To address these research and management needs, FWC partnered with the University of Georgia and other agencies to begin a large-scale, multi-year study called “The South Florida Deer Research Project.” Since 2015, the team has captured and fitted over 200 deer with GPS collars in the Florida Panther National Wildlife Refuge and Bear Island and North Additional Units of BCNP. We are also using trail cameras, in combination with the marked deer, to develop a monitoring tool. In addition, cameras provide information on fawning period, recruitment, timing of antler casting, and activity patterns of deer relative to season, weather events, and human activity. The study will continue through 2018. For more information and quarterly updates, please visit the South Florida Deer project website: http://myfwc.com/hunting/by-species/deer/project/
Our reproductive dynamics group at FWRI is combining histological assessments of fish gonadal development with emerging issues in reproductive biology to better understand the complex systems involved in fish reproductive success and productivity.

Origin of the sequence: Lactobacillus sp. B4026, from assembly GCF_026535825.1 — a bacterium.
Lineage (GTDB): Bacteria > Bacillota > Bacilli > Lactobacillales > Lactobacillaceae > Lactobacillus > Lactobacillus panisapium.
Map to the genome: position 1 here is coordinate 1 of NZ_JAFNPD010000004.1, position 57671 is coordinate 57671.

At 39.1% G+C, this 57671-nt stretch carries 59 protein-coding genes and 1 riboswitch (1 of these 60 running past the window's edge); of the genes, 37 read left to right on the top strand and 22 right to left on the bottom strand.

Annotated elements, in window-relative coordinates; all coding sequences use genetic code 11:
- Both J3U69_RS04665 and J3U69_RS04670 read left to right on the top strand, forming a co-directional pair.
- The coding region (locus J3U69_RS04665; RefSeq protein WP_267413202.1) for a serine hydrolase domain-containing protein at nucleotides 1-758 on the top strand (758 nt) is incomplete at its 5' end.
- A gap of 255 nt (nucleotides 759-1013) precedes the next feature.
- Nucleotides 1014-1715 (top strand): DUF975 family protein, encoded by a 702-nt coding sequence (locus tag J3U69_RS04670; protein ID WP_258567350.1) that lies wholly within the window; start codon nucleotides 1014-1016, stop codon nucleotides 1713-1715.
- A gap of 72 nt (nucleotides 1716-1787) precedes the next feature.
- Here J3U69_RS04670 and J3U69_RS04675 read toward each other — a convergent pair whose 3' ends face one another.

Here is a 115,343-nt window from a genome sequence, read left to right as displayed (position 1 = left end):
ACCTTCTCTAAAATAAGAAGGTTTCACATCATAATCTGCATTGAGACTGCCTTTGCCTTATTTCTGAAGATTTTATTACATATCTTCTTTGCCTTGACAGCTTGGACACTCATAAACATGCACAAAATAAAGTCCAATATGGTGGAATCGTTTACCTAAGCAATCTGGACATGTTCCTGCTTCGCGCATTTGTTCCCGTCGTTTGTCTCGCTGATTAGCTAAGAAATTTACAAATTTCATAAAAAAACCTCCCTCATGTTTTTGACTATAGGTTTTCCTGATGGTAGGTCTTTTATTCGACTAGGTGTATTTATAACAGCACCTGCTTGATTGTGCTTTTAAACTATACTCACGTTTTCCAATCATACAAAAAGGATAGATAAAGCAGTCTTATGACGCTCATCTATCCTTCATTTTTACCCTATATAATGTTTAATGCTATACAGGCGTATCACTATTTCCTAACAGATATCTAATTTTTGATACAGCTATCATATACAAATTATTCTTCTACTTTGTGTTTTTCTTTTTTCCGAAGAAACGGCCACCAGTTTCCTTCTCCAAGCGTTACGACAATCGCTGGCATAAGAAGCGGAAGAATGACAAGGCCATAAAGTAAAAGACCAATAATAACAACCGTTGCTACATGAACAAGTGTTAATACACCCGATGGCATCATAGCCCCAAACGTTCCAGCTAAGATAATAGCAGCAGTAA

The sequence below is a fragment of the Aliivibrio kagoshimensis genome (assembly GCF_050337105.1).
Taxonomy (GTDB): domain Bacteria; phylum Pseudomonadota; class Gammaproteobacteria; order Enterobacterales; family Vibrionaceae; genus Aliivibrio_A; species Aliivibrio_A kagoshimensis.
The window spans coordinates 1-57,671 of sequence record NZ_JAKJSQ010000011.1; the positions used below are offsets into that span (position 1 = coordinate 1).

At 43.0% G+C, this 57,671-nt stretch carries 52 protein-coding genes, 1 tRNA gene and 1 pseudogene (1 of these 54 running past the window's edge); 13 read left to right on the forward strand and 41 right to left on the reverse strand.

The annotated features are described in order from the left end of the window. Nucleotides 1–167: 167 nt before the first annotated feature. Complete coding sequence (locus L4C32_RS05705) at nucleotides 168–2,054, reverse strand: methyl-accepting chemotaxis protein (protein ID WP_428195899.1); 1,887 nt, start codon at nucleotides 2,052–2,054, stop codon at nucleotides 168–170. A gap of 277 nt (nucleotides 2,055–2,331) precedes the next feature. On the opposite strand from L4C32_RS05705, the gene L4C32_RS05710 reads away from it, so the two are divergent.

Sue Lowerre-Barbieri leads our team of biologists with goals aimed at answering questions about the reproductive strategies of key fish species and how they are affected by fishing pressure. An important issue for us and other fisheries biologists has been the standardization of terminology and histological classification schemes so that we can make consistent and accurate comparisons among studies. Our collaboration in the scientific community, including other state and federal biologists along with academic experts at other institutions, have helped us advance this effort.
We currently study spotted seatrout, red drum, and seven reef fish species: red grouper, gag, scamp, red porgy, red snapper, vermilion snapper, and gray triggerfish. Most of our reef fish gonad samples come from the West Florida Shelf Reef Fish Survey that Fisheries Independent Monitoring (FIM) has been conducting since 2008. They’ve collected over 6,000 samples from 86 species that have allowed us to develop baseline knowledge of where and when these species spawn and to create species-specific reproductive studies to estimate fecundity and reproductive behavior.